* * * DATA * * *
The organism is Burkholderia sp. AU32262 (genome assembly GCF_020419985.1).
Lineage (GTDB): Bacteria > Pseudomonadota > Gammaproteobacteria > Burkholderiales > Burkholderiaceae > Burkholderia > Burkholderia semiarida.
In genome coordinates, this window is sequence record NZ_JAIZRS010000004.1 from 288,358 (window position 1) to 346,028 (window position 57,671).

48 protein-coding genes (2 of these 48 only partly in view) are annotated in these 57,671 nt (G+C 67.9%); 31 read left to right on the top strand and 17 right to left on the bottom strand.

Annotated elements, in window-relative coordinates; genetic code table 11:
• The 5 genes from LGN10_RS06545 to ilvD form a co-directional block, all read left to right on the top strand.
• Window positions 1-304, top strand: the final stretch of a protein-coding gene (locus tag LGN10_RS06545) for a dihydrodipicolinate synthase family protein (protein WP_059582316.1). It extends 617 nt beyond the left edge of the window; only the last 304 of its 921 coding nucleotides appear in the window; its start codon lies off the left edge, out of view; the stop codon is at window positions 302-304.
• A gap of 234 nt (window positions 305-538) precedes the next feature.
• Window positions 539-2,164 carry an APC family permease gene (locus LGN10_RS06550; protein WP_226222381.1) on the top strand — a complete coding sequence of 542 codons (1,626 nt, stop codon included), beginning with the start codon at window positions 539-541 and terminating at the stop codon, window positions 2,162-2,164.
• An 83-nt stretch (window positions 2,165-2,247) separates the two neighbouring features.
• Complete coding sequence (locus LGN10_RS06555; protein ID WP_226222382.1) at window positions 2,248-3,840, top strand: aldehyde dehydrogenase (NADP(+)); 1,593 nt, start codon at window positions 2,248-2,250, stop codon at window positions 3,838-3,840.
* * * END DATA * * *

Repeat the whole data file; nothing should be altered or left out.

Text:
The organism is Burkholderia sp. AU32262 (genome assembly GCF_020419985.1).
Lineage (GTDB): Bacteria > Pseudomonadota > Gammaproteobacteria > Burkholderiales > Burkholderiaceae > Burkholderia > Burkholderia semiarida.
In genome coordinates, this window is sequence record NZ_JAIZRS010000004.1 from 288,358 (window position 1) to 346,028 (window position 57,671).

48 protein-coding genes (2 of these 48 only partly in view) are annotated in these 57,671 nt (G+C 67.9%); 31 read left to right on the top strand and 17 right to left on the bottom strand.

Annotated elements, in window-relative coordinates; genetic code table 11:
• The 5 genes from LGN10_RS06545 to ilvD form a co-directional block, all read left to right on the top strand.
• Window positions 1-304, top strand: the final stretch of a protein-coding gene (locus tag LGN10_RS06545) for a dihydrodipicolinate synthase family protein (protein WP_059582316.1). It extends 617 nt beyond the left edge of the window; only the last 304 of its 921 coding nucleotides appear in the window; its start codon lies off the left edge, out of view; the stop codon is at window positions 302-304.
• A gap of 234 nt (window positions 305-538) precedes the next feature.
• Window positions 539-2,164 carry an APC family permease gene (locus LGN10_RS06550; protein WP_226222381.1) on the top strand — a complete coding sequence of 542 codons (1,626 nt, stop codon included), beginning with the start codon at window positions 539-541 and terminating at the stop codon, window positions 2,162-2,164.
• An 83-nt stretch (window positions 2,165-2,247) separates the two neighbouring features.
• Complete coding sequence (locus LGN10_RS06555; protein ID WP_226222382.1) at window positions 2,248-3,840, top strand: aldehyde dehydrogenase (NADP(+)); 1,593 nt, start codon at window positions 2,248-2,250, stop codon at window positions 3,838-3,840.